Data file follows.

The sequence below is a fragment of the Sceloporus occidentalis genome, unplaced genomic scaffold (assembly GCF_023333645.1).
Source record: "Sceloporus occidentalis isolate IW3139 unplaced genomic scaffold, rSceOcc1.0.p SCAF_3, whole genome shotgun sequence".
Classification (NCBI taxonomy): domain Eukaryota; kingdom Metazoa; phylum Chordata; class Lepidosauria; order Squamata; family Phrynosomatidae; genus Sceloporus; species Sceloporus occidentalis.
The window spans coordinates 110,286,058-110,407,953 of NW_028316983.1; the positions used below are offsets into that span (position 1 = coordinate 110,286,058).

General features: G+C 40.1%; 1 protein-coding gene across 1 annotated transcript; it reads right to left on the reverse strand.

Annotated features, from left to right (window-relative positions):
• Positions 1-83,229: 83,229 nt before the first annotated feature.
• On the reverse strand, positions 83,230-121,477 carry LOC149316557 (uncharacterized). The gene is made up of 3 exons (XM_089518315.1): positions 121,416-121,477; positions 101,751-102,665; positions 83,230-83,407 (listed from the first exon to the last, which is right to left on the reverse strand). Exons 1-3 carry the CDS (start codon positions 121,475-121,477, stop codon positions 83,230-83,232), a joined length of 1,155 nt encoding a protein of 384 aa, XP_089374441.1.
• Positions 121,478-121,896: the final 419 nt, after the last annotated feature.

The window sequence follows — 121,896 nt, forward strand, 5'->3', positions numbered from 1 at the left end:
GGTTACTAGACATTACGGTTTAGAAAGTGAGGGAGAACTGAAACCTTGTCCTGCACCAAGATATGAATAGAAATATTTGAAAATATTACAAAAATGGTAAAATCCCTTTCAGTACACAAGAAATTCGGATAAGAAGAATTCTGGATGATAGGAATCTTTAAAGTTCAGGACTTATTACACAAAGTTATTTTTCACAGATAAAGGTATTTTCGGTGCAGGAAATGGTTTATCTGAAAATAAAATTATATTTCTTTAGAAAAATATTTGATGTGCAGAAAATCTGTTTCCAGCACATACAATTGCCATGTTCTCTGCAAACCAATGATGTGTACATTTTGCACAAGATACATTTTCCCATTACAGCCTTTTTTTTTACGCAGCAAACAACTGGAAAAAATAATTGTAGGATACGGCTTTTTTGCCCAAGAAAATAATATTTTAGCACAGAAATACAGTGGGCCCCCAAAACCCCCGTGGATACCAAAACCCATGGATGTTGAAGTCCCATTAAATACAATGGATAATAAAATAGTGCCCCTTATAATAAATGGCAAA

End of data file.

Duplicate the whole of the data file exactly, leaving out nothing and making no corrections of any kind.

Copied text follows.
The sequence below is a fragment of the Sceloporus occidentalis genome, unplaced genomic scaffold (assembly GCF_023333645.1).
Source record: "Sceloporus occidentalis isolate IW3139 unplaced genomic scaffold, rSceOcc1.0.p SCAF_3, whole genome shotgun sequence".
Classification (NCBI taxonomy): domain Eukaryota; kingdom Metazoa; phylum Chordata; class Lepidosauria; order Squamata; family Phrynosomatidae; genus Sceloporus; species Sceloporus occidentalis.
The window spans coordinates 110,286,058-110,407,953 of NW_028316983.1; the positions used below are offsets into that span (position 1 = coordinate 110,286,058).

General features: G+C 40.1%; 1 protein-coding gene across 1 annotated transcript; it reads right to left on the reverse strand.

Annotated features, from left to right (window-relative positions):
• Positions 1-83,229: 83,229 nt before the first annotated feature.
• On the reverse strand, positions 83,230-121,477 carry LOC149316557 (uncharacterized). The gene is made up of 3 exons (XM_089518315.1): positions 121,416-121,477; positions 101,751-102,665; positions 83,230-83,407 (listed from the first exon to the last, which is right to left on the reverse strand). Exons 1-3 carry the CDS (start codon positions 121,475-121,477, stop codon positions 83,230-83,232), a joined length of 1,155 nt encoding a protein of 384 aa, XP_089374441.1.
• Positions 121,478-121,896: the final 419 nt, after the last annotated feature.

The window sequence follows — 121,896 nt, forward strand, 5'->3', positions numbered from 1 at the left end:
GGTTACTAGACATTACGGTTTAGAAAGTGAGGGAGAACTGAAACCTTGTCCTGCACCAAGATATGAATAGAAATATTTGAAAATATTACAAAAATGGTAAAATCCCTTTCAGTACACAAGAAATTCGGATAAGAAGAATTCTGGATGATAGGAATCTTTAAAGTTCAGGACTTATTACACAAAGTTATTTTTCACAGATAAAGGTATTTTCGGTGCAGGAAATGGTTTATCTGAAAATAAAATTATATTTCTTTAGAAAAATATTTGATGTGCAGAAAATCTGTTTCCAGCACATACAATTGCCATGTTCTCTGCAAACCAATGATGTGTACATTTTGCACAAGATACATTTTCCCATTACAGCCTTTTTTTTTACGCAGCAAACAACTGGAAAAAATAATTGTAGGATACGGCTTTTTTGCCCAAGAAAATAATATTTTAGCACAGAAATACAGTGGGCCCCCAAAACCCCCGTGGATACCAAAACCCATGGATGTTGAAGTCCCATTAAATACAATGGATAATAAAATAGTGCCCCTTATAATAAATGGCAAA